One aspect that differentiates IIT's Institute of Design admission process is that applicants are not required to submit a visual design portfolio, Musick says.
"Traditionally, designers have been thought of as people who can give form to ideas and are visually creative," says Musick, who has been actively involved in the logistics of bringing the school to Grand Rapids from the Institute's side. "But you don't need to have high level portfolio skills to think creatively. We view design as a way of thinking of problems and opportunities."
The 20-month program is slated to begin in the fall if Starner can help rally the critical mass of at least 10 students enrolled by the July deadline. With only 15 full-time and 23 part-time students currently enrolled in the MDM at the school's Chicago campus, the ID has a highly selective acceptance rate.
Starner collaborated with other local design-minded people and IIT Institute of Design faculty and staff to envision what the program would ideally look like.
"To make these classes exciting, it'll be important to have a mix of people from different backgrounds with different experiences and ideas," Starnersays. "That way you're challenged by people who think differently, which forces you to expand."
Getting with the Program
The program will be identical to the one offered at the Institute's Chicago campus, with the same professors traveling to Grand Rapids to teach the courses. Each month will focus on a different module, including design planning, user research, design analysis, problem framing and prototyping.
Students will work in interdisciplinary teams on a variety of projects, and will spend an intensive week at the school's Chicago campus after completing the first year of the program, where they'd be able to apply what they've learned to a single project.
Starner says one of the challenges has been in getting others to understand the differences between this program and an MFA or MBA. He is quick to point out that the program is not about product design; it's about system design. It can benefit individuals in a variety of industries, from nonprofits to medical organizations to manufacturers. And whereas most people are taught to think in a linear way, this program teaches students to embrace a more abstract way of thinking.
"With design thinking, there is no right answer. It's not like a puzzle with all the pieces that just have to be put in the right place," says Starner. "It's more like a painting and you're working with a team to put it on the canvas, but you don't know exactly what you'll come out with in the end."
Musick agrees, and says that although companies have the ability to make nearly anything they want, they often don't know what their customers actually need. This program will give students a new way to think about challenges and opportunities.
"In design, it's a very analytical, user-centered process to help understand by looking at the daily lives of people and figuring out what they really need," he says. "Only after you've analyzed the situation and understand what people want can you understand what kind of products or services could meet those needs."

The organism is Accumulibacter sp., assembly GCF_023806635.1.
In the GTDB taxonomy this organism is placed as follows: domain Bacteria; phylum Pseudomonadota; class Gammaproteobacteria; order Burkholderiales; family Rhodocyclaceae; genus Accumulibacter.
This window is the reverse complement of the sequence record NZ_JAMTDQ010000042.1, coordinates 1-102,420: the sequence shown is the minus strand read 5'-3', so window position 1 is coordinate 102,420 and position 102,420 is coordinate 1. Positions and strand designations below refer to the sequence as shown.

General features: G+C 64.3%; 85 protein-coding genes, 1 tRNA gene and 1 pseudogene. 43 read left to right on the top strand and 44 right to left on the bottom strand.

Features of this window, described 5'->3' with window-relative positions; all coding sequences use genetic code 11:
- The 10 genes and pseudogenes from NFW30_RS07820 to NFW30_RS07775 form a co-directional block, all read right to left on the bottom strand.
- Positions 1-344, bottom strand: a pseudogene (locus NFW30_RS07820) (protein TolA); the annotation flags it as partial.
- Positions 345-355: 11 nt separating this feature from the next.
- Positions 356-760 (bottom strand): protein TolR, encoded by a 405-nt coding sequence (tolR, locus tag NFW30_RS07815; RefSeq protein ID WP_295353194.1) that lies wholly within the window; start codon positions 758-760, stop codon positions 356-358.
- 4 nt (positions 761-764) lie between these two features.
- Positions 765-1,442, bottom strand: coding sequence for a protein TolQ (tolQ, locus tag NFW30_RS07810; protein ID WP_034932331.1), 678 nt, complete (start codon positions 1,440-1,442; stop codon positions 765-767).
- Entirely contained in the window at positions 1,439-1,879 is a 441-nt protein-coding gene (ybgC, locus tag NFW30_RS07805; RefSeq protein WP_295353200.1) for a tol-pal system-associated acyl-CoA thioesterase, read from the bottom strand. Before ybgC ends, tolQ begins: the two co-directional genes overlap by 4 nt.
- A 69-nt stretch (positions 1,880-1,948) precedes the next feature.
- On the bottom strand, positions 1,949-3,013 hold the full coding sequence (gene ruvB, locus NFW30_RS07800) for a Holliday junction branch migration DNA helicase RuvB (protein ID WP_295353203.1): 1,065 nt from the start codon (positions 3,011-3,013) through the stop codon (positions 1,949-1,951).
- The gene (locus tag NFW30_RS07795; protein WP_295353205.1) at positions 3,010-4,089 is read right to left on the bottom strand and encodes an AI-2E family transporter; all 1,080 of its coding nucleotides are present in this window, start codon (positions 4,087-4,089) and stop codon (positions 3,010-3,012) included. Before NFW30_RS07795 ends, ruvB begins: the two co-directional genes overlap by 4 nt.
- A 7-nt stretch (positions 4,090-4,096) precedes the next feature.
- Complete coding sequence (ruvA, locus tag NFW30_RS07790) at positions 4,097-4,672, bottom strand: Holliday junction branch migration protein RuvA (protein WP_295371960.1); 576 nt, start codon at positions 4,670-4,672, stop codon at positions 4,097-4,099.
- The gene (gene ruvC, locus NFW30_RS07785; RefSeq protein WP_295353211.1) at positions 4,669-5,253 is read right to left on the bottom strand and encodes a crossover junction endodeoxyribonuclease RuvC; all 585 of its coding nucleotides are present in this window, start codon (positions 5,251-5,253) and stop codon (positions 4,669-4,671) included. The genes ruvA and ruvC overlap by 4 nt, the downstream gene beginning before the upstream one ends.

The fully accredited program is geared toward individuals who already have at least five to seven years of leadership experience in business and/or design, though applications will be reviewed on a case-by-case basis. The average age for the Chicago program has been 36, with an even mix of men and women. Historically, only 24 percent of applicants have had a background in traditional design.
"The more work experience a student has, the more they'll get out of it," says Musick. "They have more points of reference and can immediately apply what they're learning and reflect upon their organization's current way of doing things."
Courses in the 20-month program will be held two weekends each month in the yet-to-be-disclosed downtown Grand Rapids location. Tuition will be about $46,000, and Starner hopes that employers will see the value in at least supplementing an employee's cost.
"New products are nice, but if you don't have a system around that product, it may or may not succeed," says Starner. "It's so important to bring this kind of thinking into Grand Rapids."
Starner thinks this program will thrive in West Michigan due to the number and strength of local networks, and views it as a catalyst that will help the community grow and advance. "If we come together with these tools to deal with abstract problems, we can come up with new value and solutions that benefit the community as a whole."
"Part of being innovative is welcoming new ideas, and not punishing change but rewarding it," says Starner. "If we can get into that mindset, Grand Rapids could be an even bigger engine of growth for the state."
Kelly Quintanilla is a freelance writer born, raised and living in West Michigan.
Photographs by Brian Kelly - All Rights Reserved
Seth Starner photographed on location at the historic Ryerson Library in downtown Grand Rapids